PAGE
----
As in other New Jersey suburbs, the community pool is a big draw, with an annual family pass available to residents for $350. In the warm weather, Mrs. Catrini said, she splits her time between the pool and her garden. She spots lawn-service trucks here and there, but says many residents seem to enjoy doing their own yard work.
Near Lincoln Square, with its four-screen movie theater, is an ice-cream parlor called McCool’s. The Nautilus Diner on Main Street is a good place to run into neighbors. Over all, the restaurant scene has gone beyond just pizza and Chinese, according to residents. For instance, there is the Garlic Rose Bistro, with its unusual garlic-inspired menu, and Shanghai Jazz, which offers live music six nights a week.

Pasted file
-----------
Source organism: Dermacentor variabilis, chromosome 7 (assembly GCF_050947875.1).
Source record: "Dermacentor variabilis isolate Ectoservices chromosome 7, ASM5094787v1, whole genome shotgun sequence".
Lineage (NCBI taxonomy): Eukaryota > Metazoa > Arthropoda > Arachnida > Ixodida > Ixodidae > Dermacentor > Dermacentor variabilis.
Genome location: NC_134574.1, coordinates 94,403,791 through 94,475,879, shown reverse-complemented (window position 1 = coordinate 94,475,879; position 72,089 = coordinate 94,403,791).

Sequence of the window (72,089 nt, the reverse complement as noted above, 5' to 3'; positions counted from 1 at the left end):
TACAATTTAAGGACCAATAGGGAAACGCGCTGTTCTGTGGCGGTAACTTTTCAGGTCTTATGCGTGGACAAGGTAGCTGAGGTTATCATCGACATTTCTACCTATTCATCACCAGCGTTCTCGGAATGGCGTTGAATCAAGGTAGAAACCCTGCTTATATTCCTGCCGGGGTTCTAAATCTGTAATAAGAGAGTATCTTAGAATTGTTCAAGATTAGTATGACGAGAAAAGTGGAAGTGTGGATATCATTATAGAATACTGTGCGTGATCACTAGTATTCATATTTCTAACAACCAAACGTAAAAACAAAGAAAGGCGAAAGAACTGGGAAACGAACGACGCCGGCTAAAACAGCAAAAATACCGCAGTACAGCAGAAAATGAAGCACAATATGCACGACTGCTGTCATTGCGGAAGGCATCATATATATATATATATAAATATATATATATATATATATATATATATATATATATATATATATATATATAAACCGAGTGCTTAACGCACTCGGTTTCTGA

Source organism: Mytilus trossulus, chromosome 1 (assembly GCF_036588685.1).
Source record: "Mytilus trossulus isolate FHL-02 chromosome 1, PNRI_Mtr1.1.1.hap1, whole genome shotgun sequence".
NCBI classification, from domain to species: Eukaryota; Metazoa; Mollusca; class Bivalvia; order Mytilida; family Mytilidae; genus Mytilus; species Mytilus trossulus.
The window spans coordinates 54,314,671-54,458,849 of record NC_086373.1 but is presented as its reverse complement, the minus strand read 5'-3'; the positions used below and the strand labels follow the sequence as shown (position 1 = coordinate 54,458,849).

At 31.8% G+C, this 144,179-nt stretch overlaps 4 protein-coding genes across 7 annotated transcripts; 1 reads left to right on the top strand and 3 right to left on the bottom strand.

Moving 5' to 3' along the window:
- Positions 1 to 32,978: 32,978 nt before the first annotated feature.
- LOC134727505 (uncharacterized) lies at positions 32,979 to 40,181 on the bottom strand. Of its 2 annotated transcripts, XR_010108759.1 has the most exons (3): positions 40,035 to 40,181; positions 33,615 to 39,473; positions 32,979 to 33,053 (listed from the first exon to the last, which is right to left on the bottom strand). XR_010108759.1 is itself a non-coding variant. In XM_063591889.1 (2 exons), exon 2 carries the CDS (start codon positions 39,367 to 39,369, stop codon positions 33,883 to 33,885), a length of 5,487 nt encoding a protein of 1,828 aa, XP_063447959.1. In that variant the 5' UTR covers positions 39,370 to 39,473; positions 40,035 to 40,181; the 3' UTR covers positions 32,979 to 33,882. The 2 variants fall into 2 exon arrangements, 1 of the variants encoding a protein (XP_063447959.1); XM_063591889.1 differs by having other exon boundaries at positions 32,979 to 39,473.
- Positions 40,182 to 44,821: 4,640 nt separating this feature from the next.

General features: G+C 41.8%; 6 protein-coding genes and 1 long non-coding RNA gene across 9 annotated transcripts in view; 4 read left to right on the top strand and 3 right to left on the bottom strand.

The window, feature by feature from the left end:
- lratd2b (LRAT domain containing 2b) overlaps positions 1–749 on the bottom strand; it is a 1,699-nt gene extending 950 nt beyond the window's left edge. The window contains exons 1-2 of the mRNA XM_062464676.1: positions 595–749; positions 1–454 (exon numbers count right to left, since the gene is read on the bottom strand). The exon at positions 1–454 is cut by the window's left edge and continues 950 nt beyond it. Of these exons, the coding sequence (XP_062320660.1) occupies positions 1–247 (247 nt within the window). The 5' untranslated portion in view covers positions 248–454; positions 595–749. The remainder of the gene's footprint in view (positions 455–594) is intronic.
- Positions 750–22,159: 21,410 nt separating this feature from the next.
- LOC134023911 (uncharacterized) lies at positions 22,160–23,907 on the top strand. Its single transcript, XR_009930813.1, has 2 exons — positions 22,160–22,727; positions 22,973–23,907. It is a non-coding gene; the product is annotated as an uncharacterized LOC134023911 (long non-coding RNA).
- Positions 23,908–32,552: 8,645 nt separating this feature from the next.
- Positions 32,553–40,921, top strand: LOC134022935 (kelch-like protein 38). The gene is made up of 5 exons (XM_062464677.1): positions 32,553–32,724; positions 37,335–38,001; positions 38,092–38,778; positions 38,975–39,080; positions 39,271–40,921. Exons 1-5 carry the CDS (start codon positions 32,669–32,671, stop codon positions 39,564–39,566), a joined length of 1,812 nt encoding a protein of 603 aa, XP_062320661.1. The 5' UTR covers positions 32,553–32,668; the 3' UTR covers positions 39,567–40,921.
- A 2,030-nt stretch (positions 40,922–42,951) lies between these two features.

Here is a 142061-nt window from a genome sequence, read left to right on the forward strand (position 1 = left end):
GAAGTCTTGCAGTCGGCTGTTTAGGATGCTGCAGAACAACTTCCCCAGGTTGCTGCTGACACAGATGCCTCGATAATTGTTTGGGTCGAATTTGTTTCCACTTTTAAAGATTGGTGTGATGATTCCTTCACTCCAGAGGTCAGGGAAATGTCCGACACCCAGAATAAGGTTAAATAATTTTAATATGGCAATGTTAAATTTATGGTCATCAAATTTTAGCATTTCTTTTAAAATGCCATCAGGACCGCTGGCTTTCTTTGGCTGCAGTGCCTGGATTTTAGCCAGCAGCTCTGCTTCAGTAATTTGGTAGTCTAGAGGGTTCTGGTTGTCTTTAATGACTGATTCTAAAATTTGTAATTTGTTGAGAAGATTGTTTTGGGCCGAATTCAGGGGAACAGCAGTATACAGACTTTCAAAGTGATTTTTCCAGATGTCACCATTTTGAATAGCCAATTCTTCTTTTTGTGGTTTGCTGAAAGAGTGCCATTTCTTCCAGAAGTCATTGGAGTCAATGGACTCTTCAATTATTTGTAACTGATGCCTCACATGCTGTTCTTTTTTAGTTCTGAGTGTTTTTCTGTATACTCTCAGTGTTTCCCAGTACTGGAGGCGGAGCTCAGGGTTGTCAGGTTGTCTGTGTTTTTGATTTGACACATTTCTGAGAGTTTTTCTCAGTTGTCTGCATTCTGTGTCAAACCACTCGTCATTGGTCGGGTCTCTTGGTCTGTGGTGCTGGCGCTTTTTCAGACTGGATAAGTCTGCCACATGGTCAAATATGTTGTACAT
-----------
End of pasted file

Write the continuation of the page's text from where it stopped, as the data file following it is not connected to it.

The F. M. Kirby Shakespeare Theater on the Drew campus is host to the Shakespeare Theater of New Jersey. “Romeo and Juliet” was gloriously performed there, but Shakespeare is not the only playwright on offer: “A Streetcar Named Desire” was extraordinary as well.
Residents say they wish there were a few more trails to ride a bike, or to take a nature walk. The businesses along Main Street are spread out just enough that errand runners feel the need to drive from one to another — even though the town has sidewalks.
“We don’t have a parking problem, we have a walking problem,” Mayor Holden said, “and hopefully, high gas prices will help us break that mentality.”
About 2,200 students are enrolled in the public school system. According to figures compiled by the state Department of Education, Madison High School had 777 students last year in Grades 9 through 12. There were 203 students in the senior class.